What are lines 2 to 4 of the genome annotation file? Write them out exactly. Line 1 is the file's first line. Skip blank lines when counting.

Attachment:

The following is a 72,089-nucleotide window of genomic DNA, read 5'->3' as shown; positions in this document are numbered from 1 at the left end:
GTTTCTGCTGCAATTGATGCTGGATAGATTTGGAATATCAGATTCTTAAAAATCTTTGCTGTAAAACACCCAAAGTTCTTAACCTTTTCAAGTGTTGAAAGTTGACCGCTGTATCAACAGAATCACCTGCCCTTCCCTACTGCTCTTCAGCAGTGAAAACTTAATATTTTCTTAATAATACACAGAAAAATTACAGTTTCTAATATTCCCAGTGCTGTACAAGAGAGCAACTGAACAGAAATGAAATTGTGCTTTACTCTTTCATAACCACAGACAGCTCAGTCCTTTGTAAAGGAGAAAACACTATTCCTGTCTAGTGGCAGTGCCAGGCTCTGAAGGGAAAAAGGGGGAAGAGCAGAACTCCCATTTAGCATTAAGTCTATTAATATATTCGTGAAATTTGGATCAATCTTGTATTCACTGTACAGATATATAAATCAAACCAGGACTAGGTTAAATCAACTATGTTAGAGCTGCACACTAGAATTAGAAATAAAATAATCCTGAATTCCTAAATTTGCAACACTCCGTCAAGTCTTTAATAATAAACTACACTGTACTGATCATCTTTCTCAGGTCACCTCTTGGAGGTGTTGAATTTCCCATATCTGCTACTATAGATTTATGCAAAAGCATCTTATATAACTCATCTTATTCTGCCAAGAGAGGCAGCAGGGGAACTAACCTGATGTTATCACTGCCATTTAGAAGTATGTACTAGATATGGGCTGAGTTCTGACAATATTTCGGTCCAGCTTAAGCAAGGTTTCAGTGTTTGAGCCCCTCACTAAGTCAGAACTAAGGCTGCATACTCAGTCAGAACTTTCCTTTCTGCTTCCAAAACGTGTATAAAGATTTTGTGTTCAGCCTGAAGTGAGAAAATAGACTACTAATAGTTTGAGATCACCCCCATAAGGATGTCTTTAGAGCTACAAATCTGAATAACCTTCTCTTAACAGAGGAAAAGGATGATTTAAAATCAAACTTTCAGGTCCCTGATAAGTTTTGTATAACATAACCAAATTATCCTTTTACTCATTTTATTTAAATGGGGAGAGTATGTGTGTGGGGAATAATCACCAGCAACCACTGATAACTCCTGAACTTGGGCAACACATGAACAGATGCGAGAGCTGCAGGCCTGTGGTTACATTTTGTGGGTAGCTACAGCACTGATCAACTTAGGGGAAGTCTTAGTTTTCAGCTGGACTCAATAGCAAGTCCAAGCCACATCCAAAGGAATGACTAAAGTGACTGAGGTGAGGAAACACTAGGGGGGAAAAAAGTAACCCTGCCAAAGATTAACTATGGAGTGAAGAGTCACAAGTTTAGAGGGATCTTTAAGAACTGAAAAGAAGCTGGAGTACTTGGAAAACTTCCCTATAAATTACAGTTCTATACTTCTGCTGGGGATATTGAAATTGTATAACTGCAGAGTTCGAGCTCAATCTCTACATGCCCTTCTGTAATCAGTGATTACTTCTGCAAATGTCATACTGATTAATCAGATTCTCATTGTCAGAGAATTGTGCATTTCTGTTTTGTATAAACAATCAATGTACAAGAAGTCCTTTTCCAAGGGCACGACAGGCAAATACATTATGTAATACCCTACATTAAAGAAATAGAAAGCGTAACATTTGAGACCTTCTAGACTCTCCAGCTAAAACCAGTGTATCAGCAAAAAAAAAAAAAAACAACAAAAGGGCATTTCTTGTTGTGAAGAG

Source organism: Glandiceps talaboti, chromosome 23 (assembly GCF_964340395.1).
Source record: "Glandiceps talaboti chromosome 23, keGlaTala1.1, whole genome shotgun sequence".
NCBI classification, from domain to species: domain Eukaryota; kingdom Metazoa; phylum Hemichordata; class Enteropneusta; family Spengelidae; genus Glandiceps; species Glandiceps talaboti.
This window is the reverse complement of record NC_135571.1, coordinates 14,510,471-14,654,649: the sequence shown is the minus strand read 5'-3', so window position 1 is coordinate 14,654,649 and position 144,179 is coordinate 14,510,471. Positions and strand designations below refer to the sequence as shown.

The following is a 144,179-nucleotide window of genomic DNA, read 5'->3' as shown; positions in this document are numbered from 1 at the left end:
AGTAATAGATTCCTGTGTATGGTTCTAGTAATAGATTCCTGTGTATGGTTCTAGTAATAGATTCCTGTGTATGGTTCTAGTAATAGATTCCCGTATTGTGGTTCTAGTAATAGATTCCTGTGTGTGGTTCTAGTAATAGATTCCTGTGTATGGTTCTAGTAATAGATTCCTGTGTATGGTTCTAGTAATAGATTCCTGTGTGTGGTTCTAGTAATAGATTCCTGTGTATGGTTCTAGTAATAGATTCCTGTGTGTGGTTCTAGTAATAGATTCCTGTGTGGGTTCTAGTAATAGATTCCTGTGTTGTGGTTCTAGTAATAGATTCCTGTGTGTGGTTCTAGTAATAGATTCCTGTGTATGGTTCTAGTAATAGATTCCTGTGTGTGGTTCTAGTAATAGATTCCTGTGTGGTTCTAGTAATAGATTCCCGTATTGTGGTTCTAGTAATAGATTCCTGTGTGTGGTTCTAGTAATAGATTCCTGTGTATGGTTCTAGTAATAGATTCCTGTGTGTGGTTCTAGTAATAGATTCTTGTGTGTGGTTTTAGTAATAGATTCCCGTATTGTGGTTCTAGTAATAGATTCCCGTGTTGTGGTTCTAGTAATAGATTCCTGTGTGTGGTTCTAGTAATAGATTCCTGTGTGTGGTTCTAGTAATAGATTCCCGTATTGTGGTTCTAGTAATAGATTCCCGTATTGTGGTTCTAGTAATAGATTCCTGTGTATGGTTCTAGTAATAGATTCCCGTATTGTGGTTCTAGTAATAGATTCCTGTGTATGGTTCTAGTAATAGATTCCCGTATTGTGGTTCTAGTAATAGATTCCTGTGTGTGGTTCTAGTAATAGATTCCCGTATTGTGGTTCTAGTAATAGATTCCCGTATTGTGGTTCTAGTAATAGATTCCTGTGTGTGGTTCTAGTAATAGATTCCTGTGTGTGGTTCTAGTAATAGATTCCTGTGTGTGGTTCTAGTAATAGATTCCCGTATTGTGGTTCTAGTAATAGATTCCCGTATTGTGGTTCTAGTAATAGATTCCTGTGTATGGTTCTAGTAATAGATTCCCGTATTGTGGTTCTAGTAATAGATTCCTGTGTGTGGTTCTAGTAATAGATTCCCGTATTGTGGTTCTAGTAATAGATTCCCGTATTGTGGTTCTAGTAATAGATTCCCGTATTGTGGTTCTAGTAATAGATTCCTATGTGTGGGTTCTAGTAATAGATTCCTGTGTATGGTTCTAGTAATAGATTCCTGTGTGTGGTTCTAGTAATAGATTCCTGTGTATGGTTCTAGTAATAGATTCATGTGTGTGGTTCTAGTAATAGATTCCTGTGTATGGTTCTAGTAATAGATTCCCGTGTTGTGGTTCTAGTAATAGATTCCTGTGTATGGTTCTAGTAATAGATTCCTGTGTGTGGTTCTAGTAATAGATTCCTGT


GTTTCTGCTGCAATTGATGCTGGATAGATTTGGAATATCAGATTCTTAAAAATCTTTGCTGTAAAACACCCAAAGTTCTTAACCTTTTCAAGTGTTGAAAGTTGACCGCTGTATCAACAGAATCACCTGCCCTTCCCTACTGCTCTTCAGCAGTGAAAACTTAATATTTTCTTAATAATACACAGAAAAATTACAGTTTCTAATATTCCCAGTGCTGTACAAGAGAGCAACTGAACAGAAATGAAATTGTGCTTTACTCTTTCATAACCACAGACAGCTCAGTCCTTTGTAAAGGAGAAAACACTATTCCTGTCTAGTGGCAGTGCCAGGCTCTGAAGGGAAAAAGGGGGAAGAGCAGAACTCCCATTTAGCATTAAGTCTATTAATATATTCGTGAAATTTGGATCAATCTTGTATTCACTGTACAGATATATAAATCAAACCAGGACTAGGTTAAATCAACTATGTTAGAGCTGCACACTAGAATTAGAAATAAAATAATCCTGAATTCCTAAATTTGCAACACTCCGTCAAGTCTTTAATAATAAACTACACTGTACTGATCATCTTTCTCAGGTCACCTCTTGGAGGTGTTGAATTTCCCATATCTGCTACTATAGATTTATGCAAAAGCATCTTATATAACTCATCTTATTCTGCCAAGAGAGGCAGCAGGGGAACTAACCTGATGTTATCACTGCCATTTAGAAGTATGTACTAGATATGGGCTGAGTTCTGACAATATTTCGGTCCAGCTTAAGCAAGGTTTCAGTGTTTGAGCCCCTCACTAAGTCAGAACTAAGGCTGCATACTCAGTCAGAACTTTCCTTTCTGCTTCCAAAACGTGTATAAAGATTTTGTGTTCAGCCTGAAGTGAGAAAATAGACTACTAATAGTTTGAGATCACCCCCATAAGGATGTCTTTAGAGCTACAAATCTGAATAACCTTCTCTTAACAGAGGAAAAGGATGATTTAAAATCAAACTTTCAGGTCCCTGATAAGTTTTGTATAACATAACCAAATTATCCTTTTACTCATTTTATTTAAATGGGGAGAGTATGTGTGTGGGGAATAATCACCAGCAACCACTGATAACTCCTGAACTTGGGCAACACATGAACAGATGCGAGAGCTGCAGGCCTGTGGTTACATTTTGTGGGTAGCTACAGCACTGATCAACTTAGGGGAAGTCTTAGTTTTCAGCTGGACTCAATAGCAAGTCCAAGCCACATCCAAAGGAATGACTAAAGTGACTGAGGTGAGGAAACACTAGGGGGGAAAAAAGTAACCCTGCCAAAGATTAACTATGGAGTGAAGAGTCACAAGTTTAGAGGGATCTTTAAGAACTGAAAAGAAGCTGGAGTACTTGGAAAACTTCCCTATAAATTACAGTTCTATACTTCTGCTGGGGATATTGAAATTGTATAACTGCAGAGTTCGAGCTCAATCTCTACATGCCCTTCTGTAATCAGTGATTACTTCTGCAAATGTCATACTGATTAATCAGATTCTCATTGTCAGAGAATTGTGCATTTCTGTTTTGTATAAACAATCAATGTACAAGAAGTCCTTTTCCAAGGGCACGACAGGCAAATACATTATGTAATACCCTACATTAAAGAAATAGAAAGCGTAACATTTGAGACCTTCTAGACTCTCCAGCTAAAACCAGTGTATCAGCAAAAAAAAAAAAAAACAACAAAAGGGCATTTCTTGTTGTGAAGAG

Source organism: Glandiceps talaboti, chromosome 23 (assembly GCF_964340395.1).
Source record: "Glandiceps talaboti chromosome 23, keGlaTala1.1, whole genome shotgun sequence".